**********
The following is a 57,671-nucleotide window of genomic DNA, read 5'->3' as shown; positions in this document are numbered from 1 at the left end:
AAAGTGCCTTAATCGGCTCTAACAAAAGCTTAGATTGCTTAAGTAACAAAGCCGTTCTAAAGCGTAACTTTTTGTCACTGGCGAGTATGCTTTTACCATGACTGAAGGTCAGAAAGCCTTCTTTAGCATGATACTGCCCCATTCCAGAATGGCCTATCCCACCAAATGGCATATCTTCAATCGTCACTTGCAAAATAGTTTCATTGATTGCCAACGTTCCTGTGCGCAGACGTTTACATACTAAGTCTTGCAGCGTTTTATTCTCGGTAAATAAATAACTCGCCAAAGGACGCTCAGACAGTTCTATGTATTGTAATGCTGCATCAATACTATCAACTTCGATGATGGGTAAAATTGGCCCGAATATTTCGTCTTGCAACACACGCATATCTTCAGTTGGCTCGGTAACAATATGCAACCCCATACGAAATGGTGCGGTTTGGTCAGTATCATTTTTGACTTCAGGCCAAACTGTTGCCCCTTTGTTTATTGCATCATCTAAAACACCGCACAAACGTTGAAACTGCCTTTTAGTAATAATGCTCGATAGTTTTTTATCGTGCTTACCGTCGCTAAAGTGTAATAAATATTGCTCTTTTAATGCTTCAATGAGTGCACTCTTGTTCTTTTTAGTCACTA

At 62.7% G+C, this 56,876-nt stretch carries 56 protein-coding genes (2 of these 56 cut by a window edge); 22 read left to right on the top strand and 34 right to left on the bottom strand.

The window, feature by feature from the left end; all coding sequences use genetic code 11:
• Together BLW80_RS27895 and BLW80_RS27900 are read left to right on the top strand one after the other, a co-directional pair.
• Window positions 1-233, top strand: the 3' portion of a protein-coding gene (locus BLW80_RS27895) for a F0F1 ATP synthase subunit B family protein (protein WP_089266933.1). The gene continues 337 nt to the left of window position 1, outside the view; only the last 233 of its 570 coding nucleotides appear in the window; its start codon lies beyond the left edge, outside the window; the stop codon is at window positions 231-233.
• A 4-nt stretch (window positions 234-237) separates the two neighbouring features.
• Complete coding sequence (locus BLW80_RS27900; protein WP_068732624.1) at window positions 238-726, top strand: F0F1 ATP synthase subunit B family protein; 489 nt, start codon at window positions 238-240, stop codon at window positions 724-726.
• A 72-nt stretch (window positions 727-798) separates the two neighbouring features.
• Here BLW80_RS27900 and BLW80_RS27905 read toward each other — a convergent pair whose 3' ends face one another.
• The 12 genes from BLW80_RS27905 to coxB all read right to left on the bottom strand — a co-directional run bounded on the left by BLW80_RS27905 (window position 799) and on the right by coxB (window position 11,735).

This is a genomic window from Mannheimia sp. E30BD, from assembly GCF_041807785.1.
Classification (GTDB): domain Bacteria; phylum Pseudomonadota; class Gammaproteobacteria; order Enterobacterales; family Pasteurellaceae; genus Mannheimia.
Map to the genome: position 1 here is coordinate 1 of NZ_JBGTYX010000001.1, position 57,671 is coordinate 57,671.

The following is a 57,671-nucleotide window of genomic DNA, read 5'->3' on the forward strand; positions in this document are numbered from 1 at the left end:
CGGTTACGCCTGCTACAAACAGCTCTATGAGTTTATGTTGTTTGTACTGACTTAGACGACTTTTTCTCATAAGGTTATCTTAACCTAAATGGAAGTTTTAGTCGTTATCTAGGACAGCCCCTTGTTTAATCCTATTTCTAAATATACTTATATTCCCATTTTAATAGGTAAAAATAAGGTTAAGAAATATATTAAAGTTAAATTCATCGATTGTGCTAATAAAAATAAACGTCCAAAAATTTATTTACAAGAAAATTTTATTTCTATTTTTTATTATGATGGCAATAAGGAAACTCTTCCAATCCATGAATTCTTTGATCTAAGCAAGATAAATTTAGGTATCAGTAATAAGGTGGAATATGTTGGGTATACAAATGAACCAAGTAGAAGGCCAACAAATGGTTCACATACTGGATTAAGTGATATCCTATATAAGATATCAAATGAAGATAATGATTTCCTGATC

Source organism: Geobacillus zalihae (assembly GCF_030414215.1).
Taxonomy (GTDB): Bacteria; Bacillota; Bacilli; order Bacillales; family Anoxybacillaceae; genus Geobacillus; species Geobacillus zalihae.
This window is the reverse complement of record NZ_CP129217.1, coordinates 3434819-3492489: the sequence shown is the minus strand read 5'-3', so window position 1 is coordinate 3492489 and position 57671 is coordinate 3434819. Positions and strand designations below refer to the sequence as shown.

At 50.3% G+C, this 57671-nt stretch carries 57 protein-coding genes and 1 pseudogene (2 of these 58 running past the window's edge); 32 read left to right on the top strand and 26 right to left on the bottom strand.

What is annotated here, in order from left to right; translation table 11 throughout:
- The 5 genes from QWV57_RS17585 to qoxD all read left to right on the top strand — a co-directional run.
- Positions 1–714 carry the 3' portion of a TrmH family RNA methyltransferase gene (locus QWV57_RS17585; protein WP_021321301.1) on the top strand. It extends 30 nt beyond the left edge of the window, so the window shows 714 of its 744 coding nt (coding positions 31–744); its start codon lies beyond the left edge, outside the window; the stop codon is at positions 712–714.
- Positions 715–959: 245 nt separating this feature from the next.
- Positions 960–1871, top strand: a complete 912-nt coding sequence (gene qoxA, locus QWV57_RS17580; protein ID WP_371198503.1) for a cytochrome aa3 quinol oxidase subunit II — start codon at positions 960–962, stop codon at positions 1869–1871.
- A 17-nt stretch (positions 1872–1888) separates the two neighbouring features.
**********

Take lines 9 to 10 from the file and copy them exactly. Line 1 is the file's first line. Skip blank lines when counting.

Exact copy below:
• A 72-nt stretch (window positions 727-798) separates the two neighbouring features.
• Here BLW80_RS27900 and BLW80_RS27905 read toward each other — a convergent pair whose 3' ends face one another.